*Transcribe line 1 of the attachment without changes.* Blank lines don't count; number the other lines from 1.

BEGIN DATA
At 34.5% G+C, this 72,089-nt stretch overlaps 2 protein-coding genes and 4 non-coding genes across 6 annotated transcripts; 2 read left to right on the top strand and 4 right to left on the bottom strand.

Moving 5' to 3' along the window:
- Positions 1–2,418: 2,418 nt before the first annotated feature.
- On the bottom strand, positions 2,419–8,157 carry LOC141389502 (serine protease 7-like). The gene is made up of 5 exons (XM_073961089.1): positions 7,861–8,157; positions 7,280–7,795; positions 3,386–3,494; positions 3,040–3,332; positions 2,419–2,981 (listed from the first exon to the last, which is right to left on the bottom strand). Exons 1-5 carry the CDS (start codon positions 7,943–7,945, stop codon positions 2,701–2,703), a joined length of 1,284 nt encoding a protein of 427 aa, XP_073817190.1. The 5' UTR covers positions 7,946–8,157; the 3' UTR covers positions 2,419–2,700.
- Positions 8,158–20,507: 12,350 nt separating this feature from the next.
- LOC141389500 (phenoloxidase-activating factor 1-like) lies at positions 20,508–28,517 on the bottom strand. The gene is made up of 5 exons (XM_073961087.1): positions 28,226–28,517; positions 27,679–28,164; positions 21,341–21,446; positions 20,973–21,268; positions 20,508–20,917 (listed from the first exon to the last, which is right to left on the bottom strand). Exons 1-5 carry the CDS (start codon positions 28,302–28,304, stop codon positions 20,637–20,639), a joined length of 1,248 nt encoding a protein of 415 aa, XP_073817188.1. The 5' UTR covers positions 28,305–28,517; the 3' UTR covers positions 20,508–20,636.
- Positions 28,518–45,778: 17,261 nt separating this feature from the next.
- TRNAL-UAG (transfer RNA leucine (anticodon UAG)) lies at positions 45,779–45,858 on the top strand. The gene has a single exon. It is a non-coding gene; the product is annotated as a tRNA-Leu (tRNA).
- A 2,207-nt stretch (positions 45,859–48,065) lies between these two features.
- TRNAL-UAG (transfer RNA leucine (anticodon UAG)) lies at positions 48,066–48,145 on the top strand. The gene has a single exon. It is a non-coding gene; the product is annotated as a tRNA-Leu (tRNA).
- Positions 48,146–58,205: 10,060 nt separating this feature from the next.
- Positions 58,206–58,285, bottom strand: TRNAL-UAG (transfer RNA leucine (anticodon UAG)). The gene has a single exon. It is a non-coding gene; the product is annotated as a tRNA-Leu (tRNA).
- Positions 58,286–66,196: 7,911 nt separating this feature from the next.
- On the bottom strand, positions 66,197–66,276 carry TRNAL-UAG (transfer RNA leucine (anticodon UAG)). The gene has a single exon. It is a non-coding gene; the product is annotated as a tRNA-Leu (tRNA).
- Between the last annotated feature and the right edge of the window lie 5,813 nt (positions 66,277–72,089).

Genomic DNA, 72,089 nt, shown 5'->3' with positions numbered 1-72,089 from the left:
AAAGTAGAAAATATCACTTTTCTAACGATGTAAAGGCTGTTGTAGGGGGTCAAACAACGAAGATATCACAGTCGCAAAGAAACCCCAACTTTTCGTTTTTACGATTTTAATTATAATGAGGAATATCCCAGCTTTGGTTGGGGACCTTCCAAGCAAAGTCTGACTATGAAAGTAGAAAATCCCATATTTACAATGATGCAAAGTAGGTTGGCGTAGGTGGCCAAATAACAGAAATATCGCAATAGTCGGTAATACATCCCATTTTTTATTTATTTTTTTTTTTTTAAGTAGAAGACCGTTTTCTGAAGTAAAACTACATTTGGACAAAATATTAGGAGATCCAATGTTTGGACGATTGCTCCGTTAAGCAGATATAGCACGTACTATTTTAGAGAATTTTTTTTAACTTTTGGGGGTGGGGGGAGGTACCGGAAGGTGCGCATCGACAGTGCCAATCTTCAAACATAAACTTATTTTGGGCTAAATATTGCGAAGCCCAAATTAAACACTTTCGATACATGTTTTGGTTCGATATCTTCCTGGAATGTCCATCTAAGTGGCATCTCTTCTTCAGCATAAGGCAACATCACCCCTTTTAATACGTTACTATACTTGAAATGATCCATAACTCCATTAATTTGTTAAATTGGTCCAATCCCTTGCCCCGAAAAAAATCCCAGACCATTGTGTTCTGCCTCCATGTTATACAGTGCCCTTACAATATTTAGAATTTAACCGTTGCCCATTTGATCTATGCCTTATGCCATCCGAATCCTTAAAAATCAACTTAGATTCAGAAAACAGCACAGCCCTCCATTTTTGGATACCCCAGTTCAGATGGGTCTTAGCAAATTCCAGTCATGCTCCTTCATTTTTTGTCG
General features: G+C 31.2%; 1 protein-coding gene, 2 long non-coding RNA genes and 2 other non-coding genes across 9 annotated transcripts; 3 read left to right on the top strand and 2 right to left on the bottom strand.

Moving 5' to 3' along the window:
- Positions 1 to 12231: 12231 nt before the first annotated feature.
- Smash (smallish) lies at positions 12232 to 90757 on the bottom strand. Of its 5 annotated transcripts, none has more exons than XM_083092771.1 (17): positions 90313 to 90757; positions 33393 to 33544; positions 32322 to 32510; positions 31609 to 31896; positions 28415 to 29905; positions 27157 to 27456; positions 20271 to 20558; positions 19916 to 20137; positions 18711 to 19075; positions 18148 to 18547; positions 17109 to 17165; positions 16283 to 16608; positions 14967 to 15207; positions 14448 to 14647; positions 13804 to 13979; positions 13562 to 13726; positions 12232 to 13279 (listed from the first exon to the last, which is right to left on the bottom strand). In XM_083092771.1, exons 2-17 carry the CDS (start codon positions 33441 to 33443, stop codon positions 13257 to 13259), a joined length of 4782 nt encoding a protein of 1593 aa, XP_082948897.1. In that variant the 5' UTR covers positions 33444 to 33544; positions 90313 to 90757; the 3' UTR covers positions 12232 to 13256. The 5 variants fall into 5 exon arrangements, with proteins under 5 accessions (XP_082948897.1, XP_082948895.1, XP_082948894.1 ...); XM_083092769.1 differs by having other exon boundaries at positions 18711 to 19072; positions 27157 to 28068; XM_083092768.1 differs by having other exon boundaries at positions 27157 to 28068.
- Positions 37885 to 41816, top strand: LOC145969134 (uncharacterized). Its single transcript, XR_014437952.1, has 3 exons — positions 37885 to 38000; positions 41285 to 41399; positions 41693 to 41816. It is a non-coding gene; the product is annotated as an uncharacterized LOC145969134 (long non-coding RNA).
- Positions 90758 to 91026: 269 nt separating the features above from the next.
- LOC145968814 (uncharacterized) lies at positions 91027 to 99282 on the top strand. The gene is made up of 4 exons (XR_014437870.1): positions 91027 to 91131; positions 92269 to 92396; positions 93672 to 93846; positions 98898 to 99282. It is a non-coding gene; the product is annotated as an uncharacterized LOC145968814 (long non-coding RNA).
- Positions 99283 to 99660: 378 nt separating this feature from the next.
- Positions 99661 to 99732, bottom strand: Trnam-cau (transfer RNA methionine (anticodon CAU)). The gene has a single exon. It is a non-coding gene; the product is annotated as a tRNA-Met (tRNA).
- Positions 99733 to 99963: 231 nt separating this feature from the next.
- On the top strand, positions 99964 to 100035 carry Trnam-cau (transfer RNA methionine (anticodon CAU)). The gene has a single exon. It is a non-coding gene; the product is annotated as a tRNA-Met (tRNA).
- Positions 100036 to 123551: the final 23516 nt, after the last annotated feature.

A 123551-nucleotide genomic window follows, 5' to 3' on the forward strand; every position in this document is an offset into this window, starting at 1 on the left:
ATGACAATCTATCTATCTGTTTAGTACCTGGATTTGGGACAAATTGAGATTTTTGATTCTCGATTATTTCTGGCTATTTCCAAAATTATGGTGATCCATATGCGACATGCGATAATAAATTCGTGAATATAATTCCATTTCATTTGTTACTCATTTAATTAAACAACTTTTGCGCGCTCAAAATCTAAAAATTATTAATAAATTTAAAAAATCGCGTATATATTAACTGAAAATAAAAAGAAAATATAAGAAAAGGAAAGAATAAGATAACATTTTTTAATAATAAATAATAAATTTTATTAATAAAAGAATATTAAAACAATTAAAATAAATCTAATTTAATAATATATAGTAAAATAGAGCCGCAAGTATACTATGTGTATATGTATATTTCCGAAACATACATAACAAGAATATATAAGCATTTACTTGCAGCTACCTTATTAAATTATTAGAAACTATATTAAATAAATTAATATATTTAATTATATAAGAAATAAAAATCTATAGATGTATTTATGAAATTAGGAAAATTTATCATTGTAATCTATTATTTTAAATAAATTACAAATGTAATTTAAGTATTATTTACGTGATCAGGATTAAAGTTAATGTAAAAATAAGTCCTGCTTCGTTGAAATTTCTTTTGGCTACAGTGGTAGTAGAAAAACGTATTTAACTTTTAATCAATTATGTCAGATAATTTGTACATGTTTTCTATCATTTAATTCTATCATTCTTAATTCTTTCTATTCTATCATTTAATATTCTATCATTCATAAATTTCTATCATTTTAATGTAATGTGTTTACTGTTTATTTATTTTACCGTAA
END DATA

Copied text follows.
At 34.5% G+C, this 72,089-nt stretch overlaps 2 protein-coding genes and 4 non-coding genes across 6 annotated transcripts; 2 read left to right on the top strand and 4 right to left on the bottom strand.